The Forge World designer stands were brilliant, as always, and the finished items on display as well as the work-in-progress stuff was excellent. We got to see Lorgar (pics below) as well as the huge Dropsite Massacre board – my photo does that no justice – and the Kharybdis Assault Claw which looked pretty much finished and has movable, magnetised claw arms. I wonder if Forge World will be using magnets in other stuff? Very interesting.

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I spoke to Forge World writers Alan Bligh and Neil Wylie at length about what would be coming up in the next books and I was delighted to hear that Nykona Sharrowkyn will get a model! He’s just too good a character not to, however he won’t get a model/rules in Extermination (Book 3), it will be a later book. We also attended the Forge World seminar where Tony Cottrell told a room full of people about what some of the upcoming releases were and about future plans. He also ran a Q+A but more about upcoming stuff in the GDUK Future Releases post.

The Golden Demon entries were simply breathtaking. Apologies for the utter lack of photos here but my phone battery was almost dead and it takes crappy pictures in poor lighting anyway. I entered Golden Demon for the second year running but as last year, failed to make it past the first cut. I had a good chat with a judge and got some useful feedback, so I will try again next year but the standard is now insanely good.

Loads of the GW writers and designers were on hand to speak to hobbyists – one of our party had a frank discussion with a certain Matt Ward! – about all aspects of collecting, painting and gaming as you would expect and the ‘Eavy Metal live displays were very interesting to watch.

I sadly missed the Black Library seminars but I heard they were very interesting and largely Horus Heresy orientated – which I would’ve liked so I’ll make an effort to go to one next year.



I think GW kind of miss the boat when it comes to showing work-in-progress stuff. We saw a little cover shot of the first Space Marine Supplemental Codex and that was about it. Forge World have seminars showing some of what’s in the pipeline and answer questions about things they are thinking about doing or have nearly finished and most of us are left foaming at the mouth, giddy with excitement and drop a load of cash on new shiny resin kits as they’re released.

GW simply don’t offer this kind of build up anymore. I’ve read lots of articles about how doing secretive ‘drops’ when a new release comes along encourages impulse purchasing on a mass scale but, for me personally, Forge World get a load more of my cash because I have an idea what’s coming and can plan my armies and purchases in advance – this is important for me because of the expense of what is a luxury hobby.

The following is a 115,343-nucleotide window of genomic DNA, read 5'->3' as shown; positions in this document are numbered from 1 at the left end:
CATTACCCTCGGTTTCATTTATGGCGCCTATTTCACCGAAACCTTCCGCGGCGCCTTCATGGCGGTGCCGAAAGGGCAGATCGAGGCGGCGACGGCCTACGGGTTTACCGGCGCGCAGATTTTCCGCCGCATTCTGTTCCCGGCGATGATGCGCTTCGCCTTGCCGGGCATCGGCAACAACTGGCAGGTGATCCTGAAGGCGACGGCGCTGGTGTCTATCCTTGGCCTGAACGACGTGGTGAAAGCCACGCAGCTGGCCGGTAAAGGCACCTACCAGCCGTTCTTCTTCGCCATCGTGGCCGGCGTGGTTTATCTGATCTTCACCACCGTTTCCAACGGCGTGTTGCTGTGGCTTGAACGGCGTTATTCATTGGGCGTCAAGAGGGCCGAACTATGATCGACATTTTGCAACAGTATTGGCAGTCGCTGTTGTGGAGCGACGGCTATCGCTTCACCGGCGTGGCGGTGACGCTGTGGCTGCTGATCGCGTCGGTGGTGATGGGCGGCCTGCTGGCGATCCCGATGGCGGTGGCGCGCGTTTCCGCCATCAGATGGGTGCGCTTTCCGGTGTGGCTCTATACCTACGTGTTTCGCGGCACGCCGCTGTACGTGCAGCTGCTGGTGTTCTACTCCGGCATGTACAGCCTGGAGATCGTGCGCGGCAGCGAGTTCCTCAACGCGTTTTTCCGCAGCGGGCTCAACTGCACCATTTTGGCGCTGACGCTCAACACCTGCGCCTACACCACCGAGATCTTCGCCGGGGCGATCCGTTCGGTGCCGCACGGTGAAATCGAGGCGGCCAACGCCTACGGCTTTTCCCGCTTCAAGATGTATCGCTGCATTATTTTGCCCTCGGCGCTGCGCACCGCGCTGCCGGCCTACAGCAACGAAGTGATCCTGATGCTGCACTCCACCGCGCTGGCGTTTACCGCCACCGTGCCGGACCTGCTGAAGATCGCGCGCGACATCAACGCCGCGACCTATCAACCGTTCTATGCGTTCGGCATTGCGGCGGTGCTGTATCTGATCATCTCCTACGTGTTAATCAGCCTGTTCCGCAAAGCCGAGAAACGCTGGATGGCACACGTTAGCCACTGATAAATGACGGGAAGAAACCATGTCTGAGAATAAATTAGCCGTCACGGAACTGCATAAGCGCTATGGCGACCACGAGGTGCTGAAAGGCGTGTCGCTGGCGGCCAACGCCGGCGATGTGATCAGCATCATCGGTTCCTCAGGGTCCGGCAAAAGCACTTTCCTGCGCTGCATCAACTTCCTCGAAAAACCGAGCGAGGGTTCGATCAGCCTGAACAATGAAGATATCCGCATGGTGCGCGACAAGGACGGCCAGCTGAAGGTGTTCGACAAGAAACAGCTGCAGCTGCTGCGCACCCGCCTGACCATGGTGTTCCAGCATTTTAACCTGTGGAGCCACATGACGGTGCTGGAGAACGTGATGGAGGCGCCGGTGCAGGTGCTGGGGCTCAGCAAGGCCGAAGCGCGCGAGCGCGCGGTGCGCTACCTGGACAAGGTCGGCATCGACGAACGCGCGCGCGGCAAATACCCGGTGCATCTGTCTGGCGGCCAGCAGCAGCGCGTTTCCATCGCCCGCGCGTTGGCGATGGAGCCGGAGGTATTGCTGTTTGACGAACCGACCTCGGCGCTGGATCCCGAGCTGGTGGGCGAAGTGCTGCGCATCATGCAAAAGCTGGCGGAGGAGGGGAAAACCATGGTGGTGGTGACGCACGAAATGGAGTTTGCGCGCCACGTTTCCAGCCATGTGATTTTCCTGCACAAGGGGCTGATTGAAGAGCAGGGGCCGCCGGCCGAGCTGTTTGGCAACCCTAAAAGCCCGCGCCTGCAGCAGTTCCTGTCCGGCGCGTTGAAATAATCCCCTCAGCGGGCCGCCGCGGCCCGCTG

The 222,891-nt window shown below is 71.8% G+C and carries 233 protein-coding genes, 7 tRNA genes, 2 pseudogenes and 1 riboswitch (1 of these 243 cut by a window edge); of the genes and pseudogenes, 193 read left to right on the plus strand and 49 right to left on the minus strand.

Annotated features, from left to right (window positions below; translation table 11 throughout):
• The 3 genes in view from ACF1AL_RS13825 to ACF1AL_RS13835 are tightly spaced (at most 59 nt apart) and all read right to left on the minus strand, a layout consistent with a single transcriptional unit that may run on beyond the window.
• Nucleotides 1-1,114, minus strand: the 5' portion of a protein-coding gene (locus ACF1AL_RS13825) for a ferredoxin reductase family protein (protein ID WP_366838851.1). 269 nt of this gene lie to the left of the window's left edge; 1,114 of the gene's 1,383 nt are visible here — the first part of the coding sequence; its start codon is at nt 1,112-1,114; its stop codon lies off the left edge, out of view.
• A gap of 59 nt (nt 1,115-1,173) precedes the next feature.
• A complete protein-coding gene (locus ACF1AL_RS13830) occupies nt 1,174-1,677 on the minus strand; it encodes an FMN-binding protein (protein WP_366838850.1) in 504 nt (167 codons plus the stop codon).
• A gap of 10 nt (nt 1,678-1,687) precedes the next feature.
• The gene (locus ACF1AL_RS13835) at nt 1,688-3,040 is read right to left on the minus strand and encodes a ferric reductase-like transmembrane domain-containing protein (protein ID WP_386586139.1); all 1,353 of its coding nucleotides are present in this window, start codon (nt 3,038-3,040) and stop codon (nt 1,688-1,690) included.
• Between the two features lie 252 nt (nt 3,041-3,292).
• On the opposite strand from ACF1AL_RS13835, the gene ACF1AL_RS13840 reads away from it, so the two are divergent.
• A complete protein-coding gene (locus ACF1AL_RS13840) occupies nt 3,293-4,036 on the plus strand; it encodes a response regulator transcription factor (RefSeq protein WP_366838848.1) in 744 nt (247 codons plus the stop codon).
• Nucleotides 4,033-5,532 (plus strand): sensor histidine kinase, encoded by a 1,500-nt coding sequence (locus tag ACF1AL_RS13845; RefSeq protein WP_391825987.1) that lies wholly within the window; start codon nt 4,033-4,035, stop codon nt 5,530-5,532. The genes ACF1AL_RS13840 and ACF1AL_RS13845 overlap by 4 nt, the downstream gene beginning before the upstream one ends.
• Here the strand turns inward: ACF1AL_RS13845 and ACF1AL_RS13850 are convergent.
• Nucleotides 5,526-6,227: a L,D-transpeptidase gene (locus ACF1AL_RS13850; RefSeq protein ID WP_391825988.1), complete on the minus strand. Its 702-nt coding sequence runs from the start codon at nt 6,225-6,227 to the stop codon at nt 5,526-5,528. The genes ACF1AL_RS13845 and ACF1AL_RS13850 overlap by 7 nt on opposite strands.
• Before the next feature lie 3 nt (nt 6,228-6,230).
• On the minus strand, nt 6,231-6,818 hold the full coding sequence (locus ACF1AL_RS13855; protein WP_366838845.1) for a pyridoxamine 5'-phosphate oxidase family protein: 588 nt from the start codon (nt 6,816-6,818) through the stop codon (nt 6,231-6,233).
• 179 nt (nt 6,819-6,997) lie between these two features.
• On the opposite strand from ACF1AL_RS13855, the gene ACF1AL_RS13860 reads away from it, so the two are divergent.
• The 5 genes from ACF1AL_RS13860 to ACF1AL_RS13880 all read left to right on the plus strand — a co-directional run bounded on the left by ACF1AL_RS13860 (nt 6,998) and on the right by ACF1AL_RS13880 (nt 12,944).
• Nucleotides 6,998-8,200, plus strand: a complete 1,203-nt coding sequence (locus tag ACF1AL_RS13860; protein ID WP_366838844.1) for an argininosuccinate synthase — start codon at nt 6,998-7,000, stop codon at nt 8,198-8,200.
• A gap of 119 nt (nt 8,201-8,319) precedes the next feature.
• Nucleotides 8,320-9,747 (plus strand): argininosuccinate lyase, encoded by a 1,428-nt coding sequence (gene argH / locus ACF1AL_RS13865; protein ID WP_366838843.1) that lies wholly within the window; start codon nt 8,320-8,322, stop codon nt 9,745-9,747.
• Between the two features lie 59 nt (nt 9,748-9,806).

Don’t get my wrong, I love the models and background and sheer depth of the Games Workshop universe, it really does stand apart at the moment despite other companies best efforts but it’s not cheap! There are of course other good games out there but they have work to do to compete properly.

The retail queues were totally insane. If you go to GDUK14, I recommend you pre-order your stuff, especially Forge World, or get there about 3 hours early. I pre-ordered the things I wanted and spent about 45 seconds at the reservation desk but I know some people wiped 2 hours out of their Games Day experience just queuing to pay.

That’s my little mini-report for this year. I’ve also posted a list of upcoming releases as detailed by the Forge World staff from conversations with them or from the seminar.


Cheers for reading,


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Games Day 2013 – Release info

So….  Games Day is done and dusted.

Here’s the gossip..  and it’s pretty much all Forge World.


Warhammer Forge will shortly be finishing and releasing a Dreadsaurian model. I think this is part of the Monstrous Arcanum book but I could be wrong. It’s a great model though and really big! I didn’t get a picture but others did so I’m sure they’re out there.

Warhammer 40,000

The first Codex Space Marine supplement is called ‘Sentinels of Terra’ and not the White Scars as had been mooted on many forums. There is an Imperial Fist on the cover, so make of that what you will.

The Tau R’Varna Battlesuit will be coming soon, this is a Riptide variant which you’ve probably seen as it was available on pre-release at Games Day from Forge World.

The best news for all Marine players is that Forge World have rewritten Imperial Armour 2 and added all the new and current Space Marine vehicles and rules! This is at the printers now and we were told that the aim is to release it before Christmas if they can.